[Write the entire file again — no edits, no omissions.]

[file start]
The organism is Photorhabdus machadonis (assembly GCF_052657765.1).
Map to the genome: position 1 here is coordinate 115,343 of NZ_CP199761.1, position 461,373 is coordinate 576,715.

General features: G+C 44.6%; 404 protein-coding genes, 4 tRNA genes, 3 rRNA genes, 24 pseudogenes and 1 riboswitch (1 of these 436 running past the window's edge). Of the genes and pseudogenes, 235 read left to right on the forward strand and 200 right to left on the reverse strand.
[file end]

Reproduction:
The organism is Photorhabdus machadonis (assembly GCF_052657765.1).
Map to the genome: position 1 here is coordinate 115,343 of NZ_CP199761.1, position 461,373 is coordinate 576,715.

General features: G+C 44.6%; 404 protein-coding genes, 4 tRNA genes, 3 rRNA genes, 24 pseudogenes and 1 riboswitch (1 of these 436 running past the window's edge). Of the genes and pseudogenes, 235 read left to right on the forward strand and 200 right to left on the reverse strand.